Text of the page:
Maridalia Lillis Helped Provide Critical Health Care While on a Medical Mission to Honduras
Ms. Lillis, Who Lived In Honduras As A Child, Spent Seven Days Helping Under-Resourced Patients
With the thought of helping those in need, Maridalia Lillis, a medical technician in the Department of Family and Community Medicine, traveled to Honduras for a seven-day mission trip in July, helping physicians communicate with patients in Spanish as part of a team that saw upwards of 100 patients each day. Having lived in Honduras for seven years as a child, Ms. Lillis fulfilled a desire to return to the country while also helping bring vital medical care to people who normally wouldn’t have access to it.
Ms. Lillis was at the Family Health Center when Elizabeth Sillcocks, M.D. ’22, a student at the time, was talking about how she lived in Honduras for one year as part of a mission trip. Ms. Lillis was intrigued asking many questions and was assured by Dr. Sillcocks that the trip would be safe and rewarding. “I began to get really excited about not only the opportunity of going back to Honduras, but most importantly going back to bring health care services to people whom I can relate to so much,” Ms. Lillis said.
In early July, Ms. Lillis was part of one of three “brigades” who saw patients each at the Jungle Hospital in a rural region of La Ceiba, a city in northern Honduras. It took three plane rides and a two-hour drive up a mountain to get to the hospital, totaling 17 hours of travel. Ms. Lillis assisted with prepping patients to be seen by the physicians, checking vital signs, drawing blood and monitoring point of care lab results.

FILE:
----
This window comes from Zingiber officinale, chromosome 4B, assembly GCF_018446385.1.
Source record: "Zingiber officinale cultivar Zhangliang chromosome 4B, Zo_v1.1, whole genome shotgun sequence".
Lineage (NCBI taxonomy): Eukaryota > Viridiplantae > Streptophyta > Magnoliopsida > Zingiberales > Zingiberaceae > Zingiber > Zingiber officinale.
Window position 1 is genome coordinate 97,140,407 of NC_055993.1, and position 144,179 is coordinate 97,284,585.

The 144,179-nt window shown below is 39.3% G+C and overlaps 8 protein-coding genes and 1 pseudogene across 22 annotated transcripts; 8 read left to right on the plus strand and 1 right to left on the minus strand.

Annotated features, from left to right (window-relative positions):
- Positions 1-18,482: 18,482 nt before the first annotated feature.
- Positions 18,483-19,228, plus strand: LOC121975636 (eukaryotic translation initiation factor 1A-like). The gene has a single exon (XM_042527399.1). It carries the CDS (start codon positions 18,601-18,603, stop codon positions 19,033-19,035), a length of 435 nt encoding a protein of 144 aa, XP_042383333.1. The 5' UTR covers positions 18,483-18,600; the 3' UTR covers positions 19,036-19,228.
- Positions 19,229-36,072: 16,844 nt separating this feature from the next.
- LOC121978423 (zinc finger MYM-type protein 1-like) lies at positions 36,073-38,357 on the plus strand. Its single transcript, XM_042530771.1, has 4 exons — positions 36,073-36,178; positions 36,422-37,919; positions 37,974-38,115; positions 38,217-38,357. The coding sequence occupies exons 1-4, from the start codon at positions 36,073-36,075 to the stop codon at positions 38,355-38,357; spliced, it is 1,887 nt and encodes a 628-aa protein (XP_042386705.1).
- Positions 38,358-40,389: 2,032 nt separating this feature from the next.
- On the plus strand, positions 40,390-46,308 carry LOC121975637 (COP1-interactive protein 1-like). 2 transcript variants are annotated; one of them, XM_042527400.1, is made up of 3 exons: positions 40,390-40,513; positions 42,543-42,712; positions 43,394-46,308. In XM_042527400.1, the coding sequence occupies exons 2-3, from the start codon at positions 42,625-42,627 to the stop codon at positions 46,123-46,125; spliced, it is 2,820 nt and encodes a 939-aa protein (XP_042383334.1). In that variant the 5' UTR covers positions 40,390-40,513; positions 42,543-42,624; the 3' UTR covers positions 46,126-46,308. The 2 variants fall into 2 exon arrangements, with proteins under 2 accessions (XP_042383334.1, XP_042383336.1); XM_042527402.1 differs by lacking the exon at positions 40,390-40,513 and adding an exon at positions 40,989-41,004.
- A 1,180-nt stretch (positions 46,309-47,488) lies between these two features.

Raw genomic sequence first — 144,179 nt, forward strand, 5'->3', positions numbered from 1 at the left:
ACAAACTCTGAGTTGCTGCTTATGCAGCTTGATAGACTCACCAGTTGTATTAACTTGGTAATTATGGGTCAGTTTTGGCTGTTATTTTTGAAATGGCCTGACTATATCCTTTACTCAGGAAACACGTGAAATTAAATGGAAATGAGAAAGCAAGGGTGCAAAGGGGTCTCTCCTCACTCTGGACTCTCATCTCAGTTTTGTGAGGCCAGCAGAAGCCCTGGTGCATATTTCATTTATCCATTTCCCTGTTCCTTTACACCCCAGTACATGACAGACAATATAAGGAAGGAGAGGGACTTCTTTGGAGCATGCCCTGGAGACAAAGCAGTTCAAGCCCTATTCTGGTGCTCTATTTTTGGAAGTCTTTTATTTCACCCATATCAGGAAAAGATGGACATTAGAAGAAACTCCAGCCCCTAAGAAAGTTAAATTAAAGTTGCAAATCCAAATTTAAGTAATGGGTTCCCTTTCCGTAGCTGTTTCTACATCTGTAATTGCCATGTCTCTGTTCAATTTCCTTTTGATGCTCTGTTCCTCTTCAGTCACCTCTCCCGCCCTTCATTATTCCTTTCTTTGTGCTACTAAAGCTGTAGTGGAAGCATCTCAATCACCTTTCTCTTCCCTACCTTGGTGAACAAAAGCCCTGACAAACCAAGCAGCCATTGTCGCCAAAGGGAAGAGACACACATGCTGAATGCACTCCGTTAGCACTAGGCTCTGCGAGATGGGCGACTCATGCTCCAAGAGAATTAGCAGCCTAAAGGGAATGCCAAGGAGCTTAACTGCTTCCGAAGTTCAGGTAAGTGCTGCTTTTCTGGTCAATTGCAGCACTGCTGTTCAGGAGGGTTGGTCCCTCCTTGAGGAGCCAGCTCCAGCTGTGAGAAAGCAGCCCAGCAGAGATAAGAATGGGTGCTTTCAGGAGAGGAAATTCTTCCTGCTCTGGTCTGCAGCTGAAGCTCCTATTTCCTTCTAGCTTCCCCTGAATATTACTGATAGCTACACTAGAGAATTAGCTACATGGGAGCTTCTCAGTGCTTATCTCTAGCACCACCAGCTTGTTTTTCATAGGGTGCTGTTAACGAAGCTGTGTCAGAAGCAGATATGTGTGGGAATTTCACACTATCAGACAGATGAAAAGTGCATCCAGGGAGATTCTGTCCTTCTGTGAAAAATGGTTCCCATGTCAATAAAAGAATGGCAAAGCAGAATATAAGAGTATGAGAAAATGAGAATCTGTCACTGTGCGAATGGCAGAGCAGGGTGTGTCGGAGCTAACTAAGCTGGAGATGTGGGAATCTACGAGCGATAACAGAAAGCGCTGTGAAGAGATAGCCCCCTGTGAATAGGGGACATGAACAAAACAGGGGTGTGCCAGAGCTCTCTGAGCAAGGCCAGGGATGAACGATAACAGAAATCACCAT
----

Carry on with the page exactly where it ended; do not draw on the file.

Since she was working primarily with an obstetrician gynecologist, she encountered many pregnant patients, including one 14-year-old girl who hiked for more than an hour while 34 weeks pregnant. “I was able to see how much she didn't know about pregnancy or prenatal care. It was shocking to see how much people in Honduras need proper health education and care,” Ms. Lillis said. Her time in her brigade also exposed her to many patients who unknowingly had diabetes and to many children who had parasites.
Understanding the great need for specialized health care was difficult for Ms. Lillis, who had to come to terms with not everyone who needed help could receive it during her time there. “I think one of the biggest challenges I experienced was the feeling of helplessness. The need for health care was vast, so there were patients that needed to see specialists for certain conditions but since they were not available to them, the only thing a doctor could do was treat symptoms,” Ms. Lillis said.
Being able to contribute to the efforts on the mission trip was both memorable and fulfilling for Ms. Lillis, who got her opportunity to return to the country she once called home. “Heading back to Honduras was very emotionally healing to me. I was raised there from age two to nine and a part of my childhood was traumatic. I almost felt like I didn’t really have anything left to go back to, but when I saw the young girls there and saw the need for care, it felt like life was telling me that Honduras was not done with me yet,” Ms. Lillis said.
With the trip to Honduras being her first mission trip, Ms. Lillis wasn’t sure what to expect, but her experience has fueled her with a desire to go back. “I felt a calling to go back and give more to these people whom I related to so much. I remember the things that I lacked as a child and thought I could fill some of those needs for the Hondurans I would be helping,” Ms. Lillis said. “I never thought I would do missionary medical work in my life. In fact, it's not something that even crossed my mind, but I think fate dropped this on my lap in the form of Elizabeth. It’s almost like it was meant to be.”